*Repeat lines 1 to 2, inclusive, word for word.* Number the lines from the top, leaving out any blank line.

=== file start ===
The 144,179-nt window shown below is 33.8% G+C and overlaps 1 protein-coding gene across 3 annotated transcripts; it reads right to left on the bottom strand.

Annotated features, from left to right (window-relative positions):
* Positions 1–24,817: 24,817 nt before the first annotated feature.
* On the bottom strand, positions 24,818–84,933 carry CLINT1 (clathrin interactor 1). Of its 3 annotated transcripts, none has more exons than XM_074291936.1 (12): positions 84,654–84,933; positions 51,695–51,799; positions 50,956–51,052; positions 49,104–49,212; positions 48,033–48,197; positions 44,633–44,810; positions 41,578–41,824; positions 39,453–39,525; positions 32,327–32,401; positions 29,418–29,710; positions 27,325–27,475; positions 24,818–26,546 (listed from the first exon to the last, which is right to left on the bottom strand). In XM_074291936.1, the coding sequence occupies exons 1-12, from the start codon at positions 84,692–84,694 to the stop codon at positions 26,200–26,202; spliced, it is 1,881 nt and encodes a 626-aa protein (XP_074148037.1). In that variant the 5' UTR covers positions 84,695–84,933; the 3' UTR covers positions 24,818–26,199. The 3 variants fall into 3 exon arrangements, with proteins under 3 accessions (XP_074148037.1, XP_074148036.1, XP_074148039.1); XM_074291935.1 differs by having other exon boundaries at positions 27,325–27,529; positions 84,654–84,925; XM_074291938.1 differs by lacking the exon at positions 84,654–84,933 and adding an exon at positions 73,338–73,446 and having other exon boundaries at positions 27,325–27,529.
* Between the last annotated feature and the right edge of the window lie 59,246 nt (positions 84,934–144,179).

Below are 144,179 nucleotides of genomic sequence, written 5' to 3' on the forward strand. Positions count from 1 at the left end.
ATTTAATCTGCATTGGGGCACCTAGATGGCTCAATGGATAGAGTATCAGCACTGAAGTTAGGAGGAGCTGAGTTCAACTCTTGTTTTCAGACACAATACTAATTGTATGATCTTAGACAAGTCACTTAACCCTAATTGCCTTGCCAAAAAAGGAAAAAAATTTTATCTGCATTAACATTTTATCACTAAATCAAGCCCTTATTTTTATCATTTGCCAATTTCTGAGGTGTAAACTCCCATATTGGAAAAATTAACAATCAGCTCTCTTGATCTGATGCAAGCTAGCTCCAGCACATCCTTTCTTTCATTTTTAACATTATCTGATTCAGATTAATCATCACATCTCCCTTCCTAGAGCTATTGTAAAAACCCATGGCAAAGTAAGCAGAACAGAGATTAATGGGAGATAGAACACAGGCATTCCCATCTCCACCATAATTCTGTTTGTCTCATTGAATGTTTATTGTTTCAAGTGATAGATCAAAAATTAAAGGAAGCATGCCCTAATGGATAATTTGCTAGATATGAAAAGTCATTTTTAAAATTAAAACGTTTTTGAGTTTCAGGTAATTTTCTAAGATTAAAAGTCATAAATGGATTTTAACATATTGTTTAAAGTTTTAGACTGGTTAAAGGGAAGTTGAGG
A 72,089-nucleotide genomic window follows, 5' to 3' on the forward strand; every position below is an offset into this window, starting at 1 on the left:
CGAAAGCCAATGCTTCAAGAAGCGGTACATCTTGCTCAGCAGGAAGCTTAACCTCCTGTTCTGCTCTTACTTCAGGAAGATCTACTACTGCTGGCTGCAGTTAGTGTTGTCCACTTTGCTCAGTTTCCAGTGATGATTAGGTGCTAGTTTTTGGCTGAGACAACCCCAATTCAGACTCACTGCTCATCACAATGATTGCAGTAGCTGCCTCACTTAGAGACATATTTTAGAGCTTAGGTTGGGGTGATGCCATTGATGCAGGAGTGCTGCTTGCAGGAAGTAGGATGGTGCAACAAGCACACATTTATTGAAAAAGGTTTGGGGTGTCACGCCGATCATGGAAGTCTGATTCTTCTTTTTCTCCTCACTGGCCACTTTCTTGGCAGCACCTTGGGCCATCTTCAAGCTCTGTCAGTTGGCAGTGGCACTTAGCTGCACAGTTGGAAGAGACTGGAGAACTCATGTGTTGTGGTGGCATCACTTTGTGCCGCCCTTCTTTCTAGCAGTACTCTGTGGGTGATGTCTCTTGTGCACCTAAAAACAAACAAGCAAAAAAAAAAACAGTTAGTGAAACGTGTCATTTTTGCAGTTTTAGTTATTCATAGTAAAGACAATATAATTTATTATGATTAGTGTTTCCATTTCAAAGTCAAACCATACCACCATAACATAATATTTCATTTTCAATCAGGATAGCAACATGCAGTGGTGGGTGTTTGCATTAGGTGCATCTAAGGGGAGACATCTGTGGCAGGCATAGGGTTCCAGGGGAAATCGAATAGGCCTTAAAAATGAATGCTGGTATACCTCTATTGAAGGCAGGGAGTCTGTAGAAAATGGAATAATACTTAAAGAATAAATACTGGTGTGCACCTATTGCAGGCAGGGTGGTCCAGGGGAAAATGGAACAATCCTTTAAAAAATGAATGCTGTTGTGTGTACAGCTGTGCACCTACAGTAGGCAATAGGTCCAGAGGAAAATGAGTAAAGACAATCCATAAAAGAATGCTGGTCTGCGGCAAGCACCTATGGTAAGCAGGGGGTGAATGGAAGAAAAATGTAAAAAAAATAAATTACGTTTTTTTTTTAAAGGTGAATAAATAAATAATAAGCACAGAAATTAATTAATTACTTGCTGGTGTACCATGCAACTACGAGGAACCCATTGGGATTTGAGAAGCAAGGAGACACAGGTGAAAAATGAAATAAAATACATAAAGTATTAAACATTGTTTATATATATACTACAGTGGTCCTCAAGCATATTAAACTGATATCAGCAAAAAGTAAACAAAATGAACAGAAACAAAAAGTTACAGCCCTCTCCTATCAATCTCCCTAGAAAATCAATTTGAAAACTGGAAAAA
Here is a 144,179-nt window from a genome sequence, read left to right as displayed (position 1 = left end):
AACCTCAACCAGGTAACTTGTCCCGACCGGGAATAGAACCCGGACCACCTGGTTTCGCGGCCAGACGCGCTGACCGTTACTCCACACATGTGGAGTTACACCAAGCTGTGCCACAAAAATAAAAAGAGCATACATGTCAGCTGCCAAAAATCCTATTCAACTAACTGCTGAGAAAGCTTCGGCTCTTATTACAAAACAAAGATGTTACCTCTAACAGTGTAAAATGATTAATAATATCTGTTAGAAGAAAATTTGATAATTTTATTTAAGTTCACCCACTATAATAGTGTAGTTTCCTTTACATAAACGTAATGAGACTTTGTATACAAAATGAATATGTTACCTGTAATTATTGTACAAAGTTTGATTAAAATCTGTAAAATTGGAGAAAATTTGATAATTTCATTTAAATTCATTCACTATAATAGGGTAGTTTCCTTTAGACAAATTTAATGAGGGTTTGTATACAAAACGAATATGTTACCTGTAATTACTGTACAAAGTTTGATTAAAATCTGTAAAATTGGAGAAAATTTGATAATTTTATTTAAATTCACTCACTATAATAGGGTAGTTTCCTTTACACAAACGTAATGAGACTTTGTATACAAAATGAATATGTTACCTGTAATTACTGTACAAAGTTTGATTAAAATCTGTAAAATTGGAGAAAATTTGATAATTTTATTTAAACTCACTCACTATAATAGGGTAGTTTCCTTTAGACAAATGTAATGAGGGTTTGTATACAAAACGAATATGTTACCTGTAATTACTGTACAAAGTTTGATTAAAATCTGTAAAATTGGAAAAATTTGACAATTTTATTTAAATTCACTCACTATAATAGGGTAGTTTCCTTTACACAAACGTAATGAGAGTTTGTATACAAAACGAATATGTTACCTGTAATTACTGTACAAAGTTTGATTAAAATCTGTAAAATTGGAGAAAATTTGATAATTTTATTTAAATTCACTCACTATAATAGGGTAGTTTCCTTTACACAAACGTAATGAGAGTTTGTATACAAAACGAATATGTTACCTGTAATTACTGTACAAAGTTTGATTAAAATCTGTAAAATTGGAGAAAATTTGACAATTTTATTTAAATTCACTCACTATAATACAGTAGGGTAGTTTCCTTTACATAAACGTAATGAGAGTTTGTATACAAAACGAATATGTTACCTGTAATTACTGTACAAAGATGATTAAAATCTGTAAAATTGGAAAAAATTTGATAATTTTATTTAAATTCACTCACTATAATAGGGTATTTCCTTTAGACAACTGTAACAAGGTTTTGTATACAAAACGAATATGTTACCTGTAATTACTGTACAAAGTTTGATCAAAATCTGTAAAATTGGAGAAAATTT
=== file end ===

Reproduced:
The 144,179-nt window shown below is 33.8% G+C and overlaps 1 protein-coding gene across 3 annotated transcripts; it reads right to left on the bottom strand.

Annotated features, from left to right (window-relative positions):